The first indication that Chopsticks is significantly more than just a novel is its trailer, which encourages readers to watch, listen, feel, look, discover, view and imagine. An exercise in multimedia storytelling, Chopsticks is a book, but it's also an iPhone and iPad app peppered with videos, songs and instant messages that bring the story to life in a way that isn't possible with words alone. Chopsticks is a collaboration between author Jessica Anthony and designer Rodrigo Corral, the creative director of Farrar, Straus & Giroux who came up with the covers for bestsellers by Chuck Palahniuk, Jay-Z and others. It isn't the first novel for young adults to exploit the Web in conjunction with print storytelling, but it is inventive and compelling.
Chopsticks is an artful love story cloaked in mystery. It opens with a two-page photo of tree branches, followed by another spread of a fence casting prison-bar shadows, then a collage of TV screen grabs as newscasters report the disappearance of 17-year-old Glory Fleming. Glory is a world-famous piano prodigy from the Bronx who, we learn from newspaper clippings, was once loved for her fusion of classical music with songs from modern bands such as Pavement and Wilco. At the time of her disappearance, however, she was living in a mental institution obsessively hammering out Chopsticks.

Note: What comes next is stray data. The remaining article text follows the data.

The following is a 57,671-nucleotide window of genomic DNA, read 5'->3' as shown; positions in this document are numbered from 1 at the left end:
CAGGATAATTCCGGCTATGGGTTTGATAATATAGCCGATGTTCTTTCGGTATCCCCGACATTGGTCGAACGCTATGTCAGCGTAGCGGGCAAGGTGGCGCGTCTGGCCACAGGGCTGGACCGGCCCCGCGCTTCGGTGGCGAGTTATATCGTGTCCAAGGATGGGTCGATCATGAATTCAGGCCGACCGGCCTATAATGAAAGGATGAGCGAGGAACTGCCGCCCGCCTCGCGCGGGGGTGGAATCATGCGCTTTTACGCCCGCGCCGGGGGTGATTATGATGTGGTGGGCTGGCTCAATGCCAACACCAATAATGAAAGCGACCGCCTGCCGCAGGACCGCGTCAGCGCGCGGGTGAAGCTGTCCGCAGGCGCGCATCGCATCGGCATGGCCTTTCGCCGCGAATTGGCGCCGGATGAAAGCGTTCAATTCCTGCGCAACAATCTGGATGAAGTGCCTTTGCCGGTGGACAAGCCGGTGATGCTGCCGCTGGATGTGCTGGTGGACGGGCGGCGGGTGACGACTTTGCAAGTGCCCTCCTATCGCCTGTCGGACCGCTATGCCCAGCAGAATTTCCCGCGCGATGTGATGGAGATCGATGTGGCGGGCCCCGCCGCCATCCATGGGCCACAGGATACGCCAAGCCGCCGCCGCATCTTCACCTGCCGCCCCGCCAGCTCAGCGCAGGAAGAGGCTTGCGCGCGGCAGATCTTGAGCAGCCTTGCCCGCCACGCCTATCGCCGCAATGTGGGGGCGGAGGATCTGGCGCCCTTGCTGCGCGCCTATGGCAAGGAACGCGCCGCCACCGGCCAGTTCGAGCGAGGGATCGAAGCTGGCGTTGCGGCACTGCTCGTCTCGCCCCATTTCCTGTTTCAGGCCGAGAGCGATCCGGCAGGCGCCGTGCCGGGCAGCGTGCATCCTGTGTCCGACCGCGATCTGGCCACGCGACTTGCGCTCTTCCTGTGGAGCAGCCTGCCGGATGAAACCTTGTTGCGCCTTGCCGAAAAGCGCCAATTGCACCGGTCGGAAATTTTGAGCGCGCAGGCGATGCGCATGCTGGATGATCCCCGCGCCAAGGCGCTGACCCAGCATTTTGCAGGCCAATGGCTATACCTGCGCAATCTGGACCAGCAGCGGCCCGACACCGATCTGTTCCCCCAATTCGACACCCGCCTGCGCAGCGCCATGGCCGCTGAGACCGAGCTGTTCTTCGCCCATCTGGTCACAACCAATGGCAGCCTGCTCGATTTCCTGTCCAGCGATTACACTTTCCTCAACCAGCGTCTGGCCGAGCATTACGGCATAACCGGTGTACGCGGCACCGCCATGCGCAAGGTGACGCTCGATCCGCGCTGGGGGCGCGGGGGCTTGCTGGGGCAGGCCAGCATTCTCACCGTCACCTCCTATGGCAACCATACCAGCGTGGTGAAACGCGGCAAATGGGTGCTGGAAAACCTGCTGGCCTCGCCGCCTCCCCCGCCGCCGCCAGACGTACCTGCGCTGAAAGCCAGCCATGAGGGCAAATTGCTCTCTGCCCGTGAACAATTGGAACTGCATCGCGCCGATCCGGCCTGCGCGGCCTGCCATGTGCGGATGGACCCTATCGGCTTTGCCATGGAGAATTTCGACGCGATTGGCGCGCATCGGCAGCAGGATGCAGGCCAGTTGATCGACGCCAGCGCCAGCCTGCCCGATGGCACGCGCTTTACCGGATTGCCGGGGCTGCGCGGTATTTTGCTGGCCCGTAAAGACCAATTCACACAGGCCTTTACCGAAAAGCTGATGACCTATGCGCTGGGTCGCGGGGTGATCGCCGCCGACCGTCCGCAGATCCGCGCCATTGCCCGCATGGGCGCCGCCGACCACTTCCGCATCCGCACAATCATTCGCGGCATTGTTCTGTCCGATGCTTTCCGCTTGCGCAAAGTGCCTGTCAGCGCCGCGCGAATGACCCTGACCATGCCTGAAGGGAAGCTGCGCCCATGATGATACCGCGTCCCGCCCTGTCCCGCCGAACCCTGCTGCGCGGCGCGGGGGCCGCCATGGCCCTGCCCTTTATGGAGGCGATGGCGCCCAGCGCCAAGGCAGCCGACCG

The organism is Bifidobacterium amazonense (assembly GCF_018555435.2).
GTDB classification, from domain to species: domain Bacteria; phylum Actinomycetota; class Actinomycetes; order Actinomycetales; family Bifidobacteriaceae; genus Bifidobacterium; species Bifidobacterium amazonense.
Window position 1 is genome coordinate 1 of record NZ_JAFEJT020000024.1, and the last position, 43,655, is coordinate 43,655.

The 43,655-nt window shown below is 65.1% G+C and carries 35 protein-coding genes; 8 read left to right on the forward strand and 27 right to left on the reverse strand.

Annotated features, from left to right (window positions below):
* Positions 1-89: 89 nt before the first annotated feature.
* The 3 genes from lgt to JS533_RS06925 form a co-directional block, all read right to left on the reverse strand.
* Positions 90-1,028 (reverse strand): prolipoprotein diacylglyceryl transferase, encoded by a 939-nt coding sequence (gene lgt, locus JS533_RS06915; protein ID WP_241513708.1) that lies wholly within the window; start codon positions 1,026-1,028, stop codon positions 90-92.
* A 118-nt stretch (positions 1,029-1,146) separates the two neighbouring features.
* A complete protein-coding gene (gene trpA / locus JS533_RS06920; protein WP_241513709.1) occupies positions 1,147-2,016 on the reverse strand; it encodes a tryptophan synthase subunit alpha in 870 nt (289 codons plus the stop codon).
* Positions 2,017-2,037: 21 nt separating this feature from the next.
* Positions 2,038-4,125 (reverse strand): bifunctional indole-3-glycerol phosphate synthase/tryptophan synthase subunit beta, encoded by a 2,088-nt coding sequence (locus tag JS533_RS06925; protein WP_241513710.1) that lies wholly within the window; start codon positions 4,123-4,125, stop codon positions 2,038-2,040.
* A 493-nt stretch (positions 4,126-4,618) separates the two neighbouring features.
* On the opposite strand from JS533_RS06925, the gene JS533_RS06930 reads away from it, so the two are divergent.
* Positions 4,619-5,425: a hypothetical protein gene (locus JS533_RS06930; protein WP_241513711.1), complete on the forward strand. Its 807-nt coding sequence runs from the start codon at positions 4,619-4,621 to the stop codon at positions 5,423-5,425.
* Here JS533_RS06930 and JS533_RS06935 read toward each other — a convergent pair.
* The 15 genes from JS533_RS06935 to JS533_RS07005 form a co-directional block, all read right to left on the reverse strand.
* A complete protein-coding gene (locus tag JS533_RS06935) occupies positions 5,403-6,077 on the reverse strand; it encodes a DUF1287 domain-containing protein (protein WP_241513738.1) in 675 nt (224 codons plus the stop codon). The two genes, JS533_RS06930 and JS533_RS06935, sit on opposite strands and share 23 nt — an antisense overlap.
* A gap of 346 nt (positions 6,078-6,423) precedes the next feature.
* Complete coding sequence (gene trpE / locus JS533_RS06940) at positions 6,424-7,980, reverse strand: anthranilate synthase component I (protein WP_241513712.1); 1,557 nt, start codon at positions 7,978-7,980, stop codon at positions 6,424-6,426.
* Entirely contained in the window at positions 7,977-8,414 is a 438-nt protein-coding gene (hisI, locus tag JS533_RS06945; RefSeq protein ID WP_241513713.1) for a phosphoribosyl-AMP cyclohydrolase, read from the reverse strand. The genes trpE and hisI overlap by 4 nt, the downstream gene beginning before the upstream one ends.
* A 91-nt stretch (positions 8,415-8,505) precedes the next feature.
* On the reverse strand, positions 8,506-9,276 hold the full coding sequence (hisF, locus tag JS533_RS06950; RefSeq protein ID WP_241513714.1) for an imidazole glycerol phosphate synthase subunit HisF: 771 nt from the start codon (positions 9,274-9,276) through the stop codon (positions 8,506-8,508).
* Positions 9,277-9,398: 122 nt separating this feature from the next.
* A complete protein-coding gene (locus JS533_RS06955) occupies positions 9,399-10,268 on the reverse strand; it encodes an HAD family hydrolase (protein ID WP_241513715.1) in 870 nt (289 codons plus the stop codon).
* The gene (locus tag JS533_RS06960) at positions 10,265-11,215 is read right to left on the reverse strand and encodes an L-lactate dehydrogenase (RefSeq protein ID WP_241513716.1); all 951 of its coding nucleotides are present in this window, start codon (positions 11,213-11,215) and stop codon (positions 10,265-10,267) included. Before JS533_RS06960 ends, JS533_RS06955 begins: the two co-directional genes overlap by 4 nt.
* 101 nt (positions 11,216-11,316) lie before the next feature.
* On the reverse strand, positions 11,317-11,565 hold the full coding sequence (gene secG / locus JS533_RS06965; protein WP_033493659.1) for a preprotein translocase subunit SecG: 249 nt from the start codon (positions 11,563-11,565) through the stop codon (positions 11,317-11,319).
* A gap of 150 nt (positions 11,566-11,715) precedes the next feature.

To explain Glory's disappearance, the book then flashes back 18 months. Readers enter Glory's house, then flip through the family photo album. Glory and her family aren't real, of course. They're actors, as the credits at the back of the book make clear. But presenting them through photographs lends authenticity and emotionality to this story of a girl's descent into madness, which morphs into a romance when a boy named Frank Mendoza moves in next door.
Many of Frank's drawings are included in the book's text. In the app version, they're often animated. Links to videos Frank shoots are likewise referenced in the print version of Chopsticks through video stills and YouTube addresses embedded in snippets of instant messaging that the two send each other. Readers of the e-version can link through and watch them.
Glory's story would be intriguing enough as text, but the use of real-world objects to visually play out the action is in a way more revealing. Readers see signs of Glory's mental impairment through marked-up passages in Sylvia Plath's The Bell Jar. They feel her desperation when she passes out on a keyboard, her devotion to Frank through written postcards. Pictures are not only worth a thousand words in Chopsticks. In hands as talented as Anthony's and Corral's, they're just as emotionally resonant.